There’s something about sticking a bunch of needles in your body that sounds, well, traumatizing. But when I developed a chronic tension headache that just won’t let up (going on four months), countless people suggested I try acupuncture to see if the Chinese medicine would help out.
So, over the course of the past month, I’ve been getting poked by the licensed professionals at The Yinova Center in New York City. Here’s more about that process — and what to expect if you chose to pursue acupuncture.
What It Is: Acupuncture at The Yinova Center
Who Tried It: Lindsay Kimble, PEOPLE Staff Editor
Level of Difficulty: 2/10 (The acupuncturist does all the work while you just lay there and relax!)
So what exactly is acupuncture? The traditional Chinese medicine involves the insertion of very thin needles — sometimes thinner than a strand of hair — into various areas of the body, including the arms, legs, stomach and feet, either to improve pain, fertility or encourage overall wellness.
According to the Yinova website, “The term energy medicine refers to the wide range of healing modalities used to diagnose and treat illness by manipulating the energy — the vital life force referred to as ‘qi’ in traditional Chinese medicine — that pulses through the cells of our bodies.”
My sudden and unrelenting headache is mysterious — I’ve seen countless doctors and had all the “big” tests to ensure it’s nothing too serious. But it’s been painful, in fact, 24/7 pain for months with no relief from medicines. I’m at the “will try anything” stage, so was grateful for the opportunity to check out Yinova, which was started in 1999 by Dr. Jill Blakeway.
Blakeway is a doctor of Acupuncture and Chinese medicine, a licensed and board-certified acupuncturist, and clinical herbalist. She currently acts as clinic director alongside her husband, Noah Rubinstein. Yinova employs a team of board-certified & licensed acupuncturists, herbalists, and bodyworkers.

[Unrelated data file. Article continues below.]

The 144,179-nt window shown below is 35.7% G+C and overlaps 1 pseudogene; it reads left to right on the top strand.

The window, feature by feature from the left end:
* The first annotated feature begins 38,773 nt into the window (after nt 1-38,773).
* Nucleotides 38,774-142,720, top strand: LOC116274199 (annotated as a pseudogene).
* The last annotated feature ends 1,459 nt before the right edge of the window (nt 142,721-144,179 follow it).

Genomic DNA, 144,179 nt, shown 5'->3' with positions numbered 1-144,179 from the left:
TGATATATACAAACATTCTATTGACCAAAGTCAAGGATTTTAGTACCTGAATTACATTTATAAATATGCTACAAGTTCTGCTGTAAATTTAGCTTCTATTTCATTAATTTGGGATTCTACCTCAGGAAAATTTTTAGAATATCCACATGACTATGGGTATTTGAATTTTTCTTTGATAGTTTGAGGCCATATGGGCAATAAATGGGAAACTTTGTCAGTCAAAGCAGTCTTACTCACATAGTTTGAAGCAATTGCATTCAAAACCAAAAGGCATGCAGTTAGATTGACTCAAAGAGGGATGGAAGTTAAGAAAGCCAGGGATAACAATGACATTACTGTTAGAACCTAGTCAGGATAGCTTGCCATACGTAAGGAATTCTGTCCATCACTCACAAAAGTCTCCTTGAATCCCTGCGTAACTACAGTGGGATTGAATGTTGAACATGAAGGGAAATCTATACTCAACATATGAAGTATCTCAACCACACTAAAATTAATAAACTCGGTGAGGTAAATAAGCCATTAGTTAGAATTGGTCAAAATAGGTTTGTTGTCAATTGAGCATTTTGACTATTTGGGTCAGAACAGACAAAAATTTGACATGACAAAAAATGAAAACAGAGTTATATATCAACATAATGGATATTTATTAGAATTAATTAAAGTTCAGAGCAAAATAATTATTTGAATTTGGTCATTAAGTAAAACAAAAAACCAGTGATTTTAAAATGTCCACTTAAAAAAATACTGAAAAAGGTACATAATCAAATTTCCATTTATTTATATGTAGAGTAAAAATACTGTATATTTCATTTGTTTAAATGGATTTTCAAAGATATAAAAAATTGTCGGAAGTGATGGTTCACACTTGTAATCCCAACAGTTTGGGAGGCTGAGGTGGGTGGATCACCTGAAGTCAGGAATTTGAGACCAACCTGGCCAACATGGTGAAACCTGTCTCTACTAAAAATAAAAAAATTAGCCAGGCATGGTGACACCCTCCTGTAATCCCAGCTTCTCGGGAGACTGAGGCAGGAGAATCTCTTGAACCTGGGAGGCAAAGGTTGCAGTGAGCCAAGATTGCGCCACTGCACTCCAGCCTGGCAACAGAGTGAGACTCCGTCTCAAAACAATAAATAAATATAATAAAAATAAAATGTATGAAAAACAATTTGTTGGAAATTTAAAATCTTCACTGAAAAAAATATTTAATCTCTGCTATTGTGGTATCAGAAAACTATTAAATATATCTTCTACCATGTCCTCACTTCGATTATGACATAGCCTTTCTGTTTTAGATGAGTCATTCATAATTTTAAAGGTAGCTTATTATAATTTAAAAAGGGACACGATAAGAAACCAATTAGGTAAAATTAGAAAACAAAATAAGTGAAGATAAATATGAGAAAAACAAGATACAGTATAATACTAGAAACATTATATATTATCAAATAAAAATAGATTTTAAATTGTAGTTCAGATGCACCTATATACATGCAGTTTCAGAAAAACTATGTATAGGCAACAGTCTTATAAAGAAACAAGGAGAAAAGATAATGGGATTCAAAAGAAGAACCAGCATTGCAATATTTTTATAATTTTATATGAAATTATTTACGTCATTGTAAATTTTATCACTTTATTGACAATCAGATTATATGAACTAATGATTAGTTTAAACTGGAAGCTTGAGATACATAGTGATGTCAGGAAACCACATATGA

“I believe that people are best able to heal when they feel safe, so I aim for Yinova to be a warm, peaceful space where patients are treated with respect and not judged,” Blakeway — who recently published a new book, called Energy Medicine — tells PEOPLE.
I visited Yinova’s Flatiron office (which is decorated to look like it could be featured in Architectural Digest) where over the course of my visits I saw three different licensed acupuncturists. During the first session, the acupuncturist spent 30 minutes chatting about my headaches and general health approach and background, before we even got to the actual acupuncture. All the information is recorded and stored, so even if you see a different therapist, they’re up to date on your condition.
Upping the comfort factor, each room at Yinova has nice dim lighting, nice faux plants and is equipped with calming music.
At my first session, I expressed that I was a little nervous, and my acupuncturist quickly assuaged my fears. When she was actually inserting the needles, she calmly explained the process and encouraged me to speak out if I ever felt uncomfortable. They even give you a little buzzer, to ring in case you have any issues while laying with the needles.
After the first round, the session shortens to just an hour, with a brief check-in at the start and then around 30 minutes with the actual needles in. During the time, the lights are dimmed and one time I was so calm I almost fell asleep.
In addition to the acupuncture, I was prescribed some herbs, which I’ve been taking daily. At one session, I expressed that I felt a cold coming on and my acupuncturist prescribed some capsules which, much like Airborne, quickly banished the sickness.
While I’d love to say that my five sessions totally cured my headaches, that would be a lie. But the process has definitely been helpful in allowing me time to relax and shake off some of the anxiety and sadness that has come along with a sudden chronic issue.
I intend to keep visiting Yinova, and hopefully eventually become one of the surely countless people that acupuncture has helped.
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